After re-pitching Guillaume to face into the wind in the middle of last night, hopefully without disturbing too many of our neighbours, we finally got some sleep after 3:00 AM had disappeared behind the advancing hands of the clock. The wind was unabated this morning, which came later for us than had originally been intended. Consequently, Francine missed her dawn appointment with Bamburgh castle.
After our late start, though still v. windy, the day had some brightness to it so we visited the beach anyway. Other than the fact that there were quite a few people walking quite a few dogs, the beach was a little like the Sahara in miniature: the strong north-westerly wind was blowing sandstorms along the surface of the beach and up across the dunes which lie between it and the town. There were also little miniature sand dunes on the beach complete with sand shadows on the downwind side. Sand racing along before the wind is difficult to capture on pixels but Francine’s shot may give an idea. Incidentally, that’s one of the Farne Islands on the horizon.
As with most campsites, our little farm site has various tourist information leaflets. One such is for Doddington Dairy which makes ice creams but, more importantly and of particular interest to cheese-aholic Franco, six different “artisan” cheeses. The last time I came across the word artisan, it was used in relation to over-priced sandwiches at a service area on the M6 as we headed north at the start of this meteorologically disastrous trip. Nonetheless, finding Doddington would provide and excuse for us to investigate inland a little so we set off with my digestive juices exhibiting eager anticipation. We found Doddington – blink and you miss it – but could we find the Doddington dairy? No! Francine looked on the info leaflet for a postcode to stick into Sally Satnav and spotted, in small print beneath the “get in touch” section:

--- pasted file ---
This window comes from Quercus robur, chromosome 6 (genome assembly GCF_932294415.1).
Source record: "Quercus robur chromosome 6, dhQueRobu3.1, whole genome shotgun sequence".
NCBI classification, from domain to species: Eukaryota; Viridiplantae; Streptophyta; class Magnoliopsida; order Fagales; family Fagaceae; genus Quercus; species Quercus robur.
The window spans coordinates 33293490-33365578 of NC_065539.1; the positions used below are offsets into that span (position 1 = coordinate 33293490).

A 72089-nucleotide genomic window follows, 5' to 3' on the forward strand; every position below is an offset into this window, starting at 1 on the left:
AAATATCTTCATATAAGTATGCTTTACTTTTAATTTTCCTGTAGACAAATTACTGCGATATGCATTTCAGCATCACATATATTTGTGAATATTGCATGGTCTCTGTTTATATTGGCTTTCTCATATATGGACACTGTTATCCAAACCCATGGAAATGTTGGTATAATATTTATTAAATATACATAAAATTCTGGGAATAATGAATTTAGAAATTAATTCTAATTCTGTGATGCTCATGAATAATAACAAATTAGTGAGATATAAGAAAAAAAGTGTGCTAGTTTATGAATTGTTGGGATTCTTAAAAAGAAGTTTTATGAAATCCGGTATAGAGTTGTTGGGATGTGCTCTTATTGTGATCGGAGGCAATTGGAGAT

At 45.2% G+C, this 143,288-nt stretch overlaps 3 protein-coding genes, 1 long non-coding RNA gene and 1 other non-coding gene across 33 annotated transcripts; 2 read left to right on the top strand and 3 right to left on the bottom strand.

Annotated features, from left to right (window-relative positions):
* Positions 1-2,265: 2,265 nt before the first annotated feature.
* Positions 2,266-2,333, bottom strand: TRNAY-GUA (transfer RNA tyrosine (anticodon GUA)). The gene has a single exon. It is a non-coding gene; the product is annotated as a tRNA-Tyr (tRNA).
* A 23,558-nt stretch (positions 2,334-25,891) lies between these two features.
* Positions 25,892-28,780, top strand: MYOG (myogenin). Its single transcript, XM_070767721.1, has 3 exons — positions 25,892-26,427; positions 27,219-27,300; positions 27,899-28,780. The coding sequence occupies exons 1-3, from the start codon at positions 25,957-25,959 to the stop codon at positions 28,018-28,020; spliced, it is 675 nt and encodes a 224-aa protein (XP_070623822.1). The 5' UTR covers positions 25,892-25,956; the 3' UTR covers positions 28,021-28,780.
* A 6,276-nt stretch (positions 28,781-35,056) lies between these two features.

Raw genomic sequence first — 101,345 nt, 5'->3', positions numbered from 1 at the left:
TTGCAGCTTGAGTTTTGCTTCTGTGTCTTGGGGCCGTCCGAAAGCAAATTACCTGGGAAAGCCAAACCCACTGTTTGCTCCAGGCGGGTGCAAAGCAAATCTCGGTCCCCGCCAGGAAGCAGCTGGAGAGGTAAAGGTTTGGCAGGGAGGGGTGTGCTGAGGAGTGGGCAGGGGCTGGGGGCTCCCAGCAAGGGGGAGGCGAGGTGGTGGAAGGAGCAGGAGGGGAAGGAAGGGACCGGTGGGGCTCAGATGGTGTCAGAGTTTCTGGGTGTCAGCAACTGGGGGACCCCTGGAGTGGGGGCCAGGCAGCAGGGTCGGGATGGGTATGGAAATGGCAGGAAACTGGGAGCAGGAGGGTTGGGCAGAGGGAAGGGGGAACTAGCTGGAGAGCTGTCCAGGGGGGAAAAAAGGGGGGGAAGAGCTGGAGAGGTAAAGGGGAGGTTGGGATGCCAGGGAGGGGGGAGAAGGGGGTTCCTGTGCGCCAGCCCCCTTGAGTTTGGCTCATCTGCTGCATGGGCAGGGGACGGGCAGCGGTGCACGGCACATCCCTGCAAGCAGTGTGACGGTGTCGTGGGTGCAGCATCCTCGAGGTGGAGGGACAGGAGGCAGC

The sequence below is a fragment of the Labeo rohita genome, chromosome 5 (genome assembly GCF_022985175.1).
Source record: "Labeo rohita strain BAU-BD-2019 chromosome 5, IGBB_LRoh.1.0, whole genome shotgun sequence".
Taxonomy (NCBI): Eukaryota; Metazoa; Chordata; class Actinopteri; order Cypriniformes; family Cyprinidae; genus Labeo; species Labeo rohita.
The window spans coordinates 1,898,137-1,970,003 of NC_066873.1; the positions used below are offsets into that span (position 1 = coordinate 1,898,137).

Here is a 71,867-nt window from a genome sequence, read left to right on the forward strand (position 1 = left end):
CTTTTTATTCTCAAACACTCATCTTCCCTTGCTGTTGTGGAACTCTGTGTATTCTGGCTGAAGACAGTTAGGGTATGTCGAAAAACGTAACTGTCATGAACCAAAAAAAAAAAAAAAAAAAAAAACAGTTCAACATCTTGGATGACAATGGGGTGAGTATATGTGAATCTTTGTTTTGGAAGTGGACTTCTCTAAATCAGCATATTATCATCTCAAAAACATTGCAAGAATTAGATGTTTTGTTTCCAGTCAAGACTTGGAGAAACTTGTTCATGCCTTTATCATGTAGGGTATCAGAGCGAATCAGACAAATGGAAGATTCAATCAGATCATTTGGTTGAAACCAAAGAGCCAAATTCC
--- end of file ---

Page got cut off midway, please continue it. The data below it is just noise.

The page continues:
Sorry, we do not have a visitors centre at the moment and we are not open to the public.
Hmm. What’s the point in an expensive, glossy, trifold, double-sided professionally produced flier if no one can’t visit you, pray tell? Grrr!
Disappointed, we re-planned and headed back coastward for the Holy Island causeway, just to go “ooh, ah” and say we’d seen it, though, since we knew the tide was in and we wouldn’t be able to drive across. It made an interesting comparison to the passage de gois which is a similar flooding road to an island off the west coast of France. Naturally, people behave much the same at both by wandering up to the tide’s edge. However, whereas the French motorists tend to ignore the road closed warnings and cross spraying plumes of salt water anyway, Brits are much more controlled and wait.
I noticed in the distance that Bamburgh castle now appeared to have favourable light on it so we called in on our way back to Guillaume and spent an interesting half hour or so making up for having missed the early morning show. The potential feeling of solitude offered by such scenery is, of course, lost by Joe Public and his/her blasted dogs again, of course, but Photoshop may help in that regard. 😉
The blasted wind was still pounding us but it is forecast to abate overnight for tomorrow. Fingers crossed.